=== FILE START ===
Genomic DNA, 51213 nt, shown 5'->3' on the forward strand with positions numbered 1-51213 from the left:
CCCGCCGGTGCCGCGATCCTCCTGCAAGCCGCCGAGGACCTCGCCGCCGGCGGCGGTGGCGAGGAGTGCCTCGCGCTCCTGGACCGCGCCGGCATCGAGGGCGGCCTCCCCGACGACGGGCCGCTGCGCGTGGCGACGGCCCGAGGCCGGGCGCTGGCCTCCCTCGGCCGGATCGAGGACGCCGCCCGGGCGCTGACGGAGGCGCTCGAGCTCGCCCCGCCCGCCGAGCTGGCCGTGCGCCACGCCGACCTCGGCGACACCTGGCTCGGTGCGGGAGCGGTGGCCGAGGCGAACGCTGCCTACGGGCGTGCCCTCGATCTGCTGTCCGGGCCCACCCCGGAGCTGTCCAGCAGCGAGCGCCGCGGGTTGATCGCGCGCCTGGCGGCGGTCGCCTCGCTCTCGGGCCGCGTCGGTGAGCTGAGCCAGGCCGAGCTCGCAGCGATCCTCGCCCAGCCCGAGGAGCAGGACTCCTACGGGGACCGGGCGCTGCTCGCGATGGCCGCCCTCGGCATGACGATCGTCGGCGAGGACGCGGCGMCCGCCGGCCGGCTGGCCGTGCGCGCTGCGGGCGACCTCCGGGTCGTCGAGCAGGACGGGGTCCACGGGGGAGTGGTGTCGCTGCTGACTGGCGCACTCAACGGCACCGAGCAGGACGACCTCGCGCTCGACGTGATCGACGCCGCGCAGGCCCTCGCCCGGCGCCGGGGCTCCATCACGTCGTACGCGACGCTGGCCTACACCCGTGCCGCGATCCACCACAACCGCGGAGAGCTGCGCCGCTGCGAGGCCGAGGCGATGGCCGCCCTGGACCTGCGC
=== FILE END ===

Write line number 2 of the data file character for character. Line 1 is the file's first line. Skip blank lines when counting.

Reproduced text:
CCCGCCGGTGCCGCGATCCTCCTGCAAGCCGCCGAGGACCTCGCCGCCGGCGGCGGTGGCGAGGAGTGCCTCGCGCTCCTGGACCGCGCCGGCATCGAGGGCGGCCTCCCCGACGACGGGCCGCTGCGCGTGGCGACGGCCCGAGGCCGGGCGCTGGCCTCCCTCGGCCGGATCGAGGACGCCGCCCGGGCGCTGACGGAGGCGCTCGAGCTCGCCCCGCCCGCCGAGCTGGCCGTGCGCCACGCCGACCTCGGCGACACCTGGCTCGGTGCGGGAGCGGTGGCCGAGGCGAACGCTGCCTACGGGCGTGCCCTCGATCTGCTGTCCGGGCCCACCCCGGAGCTGTCCAGCAGCGAGCGCCGCGGGTTGATCGCGCGCCTGGCGGCGGTCGCCTCGCTCTCGGGCCGCGTCGGTGAGCTGAGCCAGGCCGAGCTCGCAGCGATCCTCGCCCAGCCCGAGGAGCAGGACTCCTACGGGGACCGGGCGCTGCTCGCGATGGCCGCCCTCGGCATGACGATCGTCGGCGAGGACGCGGCGMCCGCCGGCCGGCTGGCCGTGCGCGCTGCGGGCGACCTCCGGGTCGTCGAGCAGGACGGGGTCCACGGGGGAGTGGTGTCGCTGCTGACTGGCGCACTCAACGGCACCGAGCAGGACGACCTCGCGCTCGACGTGATCGACGCCGCGCAGGCCCTCGCCCGGCGCCGGGGCTCCATCACGTCGTACGCGACGCTGGCCTACACCCGTGCCGCGATCCACCACAACCGCGGAGAGCTGCGCCGCTGCGAGGCCGAGGCGATGGCCGCCCTGGACCTGCGC